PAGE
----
[9]

Lauren Gilbert: I’m glad Rina has found reconnecting to her inner child healing, but I am frankly bored of the power ballads.
[5]

Alfred Soto: She’s good at power ballads: check out how she ooh-oohs just in time for that Slash-era solo sprayed like ranch dressing over the coda. And she conserves her resources, saving her bile for the verses and the rue for the chorus. Gaga, if you need writing help, here it is. 
[7]

Claire Biddles: This is such a battle between corny things I love and corny things I can’t abide. The therapy-speak, inner-child lyrics are so on the nose, and the reason I couldn’t get into Hold the Girl despite rooting so hard for Rina previously. But the unfashionable classic rock guitar stuff is brilliant, and my favourite thing about her live show — I’m so glad it’s been adopted as one of her signature sounds on record. In the midst of this bombast, there’s also a neat little backing vocal that drifts in and out, a ghostly reference to her phantom self. I just wish these sonic highs were enough to outweigh the Kelly Clarkson-lite lows.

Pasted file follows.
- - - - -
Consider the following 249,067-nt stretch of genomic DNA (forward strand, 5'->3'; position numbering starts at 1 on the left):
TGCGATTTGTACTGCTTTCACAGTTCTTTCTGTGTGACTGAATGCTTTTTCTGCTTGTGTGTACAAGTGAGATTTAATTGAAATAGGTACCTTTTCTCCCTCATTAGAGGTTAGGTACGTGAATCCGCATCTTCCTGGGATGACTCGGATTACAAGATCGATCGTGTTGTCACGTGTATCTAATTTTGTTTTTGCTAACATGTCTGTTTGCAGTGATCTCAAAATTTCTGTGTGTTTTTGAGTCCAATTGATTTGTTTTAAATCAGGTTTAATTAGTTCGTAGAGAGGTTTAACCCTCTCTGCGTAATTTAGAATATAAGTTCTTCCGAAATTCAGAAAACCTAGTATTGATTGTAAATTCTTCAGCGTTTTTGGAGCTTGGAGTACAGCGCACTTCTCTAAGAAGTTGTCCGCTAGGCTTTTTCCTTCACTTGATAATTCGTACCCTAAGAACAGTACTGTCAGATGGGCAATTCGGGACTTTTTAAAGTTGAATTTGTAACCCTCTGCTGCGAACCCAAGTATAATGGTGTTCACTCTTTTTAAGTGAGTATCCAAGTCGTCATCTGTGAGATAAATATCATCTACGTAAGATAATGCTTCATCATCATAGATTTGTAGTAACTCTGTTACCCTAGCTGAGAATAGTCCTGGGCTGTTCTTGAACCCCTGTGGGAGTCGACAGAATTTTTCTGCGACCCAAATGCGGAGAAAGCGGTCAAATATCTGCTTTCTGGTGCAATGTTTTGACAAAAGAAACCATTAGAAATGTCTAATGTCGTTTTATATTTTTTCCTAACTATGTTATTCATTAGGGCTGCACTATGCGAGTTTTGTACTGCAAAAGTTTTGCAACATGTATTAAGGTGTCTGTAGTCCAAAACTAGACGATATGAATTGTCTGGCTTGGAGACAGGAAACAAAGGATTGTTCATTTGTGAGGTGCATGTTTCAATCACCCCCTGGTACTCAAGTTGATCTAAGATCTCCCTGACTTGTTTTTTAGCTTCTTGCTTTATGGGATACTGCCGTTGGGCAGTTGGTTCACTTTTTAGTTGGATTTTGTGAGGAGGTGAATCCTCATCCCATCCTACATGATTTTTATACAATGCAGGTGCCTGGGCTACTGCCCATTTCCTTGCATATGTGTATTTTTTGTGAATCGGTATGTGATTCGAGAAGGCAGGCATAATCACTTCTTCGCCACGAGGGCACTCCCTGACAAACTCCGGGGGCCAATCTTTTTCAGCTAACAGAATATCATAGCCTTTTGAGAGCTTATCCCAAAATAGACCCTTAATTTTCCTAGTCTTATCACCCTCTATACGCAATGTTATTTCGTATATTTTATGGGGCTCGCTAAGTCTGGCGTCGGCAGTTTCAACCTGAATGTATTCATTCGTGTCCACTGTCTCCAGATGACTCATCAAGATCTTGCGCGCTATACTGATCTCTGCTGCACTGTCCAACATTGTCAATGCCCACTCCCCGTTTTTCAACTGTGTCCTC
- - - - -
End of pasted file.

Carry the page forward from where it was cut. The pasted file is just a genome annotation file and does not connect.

[5]

Michael Hong: Everything on Hold the Girl is extremely hokey, and “Phantom” is perhaps one of the worst offenders. Her reckoning with her younger self is built on feebly obvious clichés, and pulling from the angsty nostalgia of ’00s pop-rock ballads makes it sound like Radio Disney.
[2]

Kayla Beardslee: This was my least favorite song on Hold the Girl on first listen, largely because of its placement on the tracklist: directly before it are both a better bombastic pop-rock song and a more moving ballad (“Hurricanes” and “Send My Love to John”), and when you’re already 40 minutes deep into an album and looking towards the end, this is not the kind of music that’s going to create a lasting impression. (Gosh, and it’s almost four and a half minutes long?) I have warmed up to the song a bit after listening to it enough to remember what it sounds like, but — and I hate when I agree with the grumpy side — it’s almost a moot point considering how decisively the adult contemporary stuff on Hold the Girl is outflanked in style by that brief island of darkness in the middle of the tracklist. I would rather just go listen to “Imagining,” et al. again than think about tracks like this or “To Be Alive” any longer.
[5]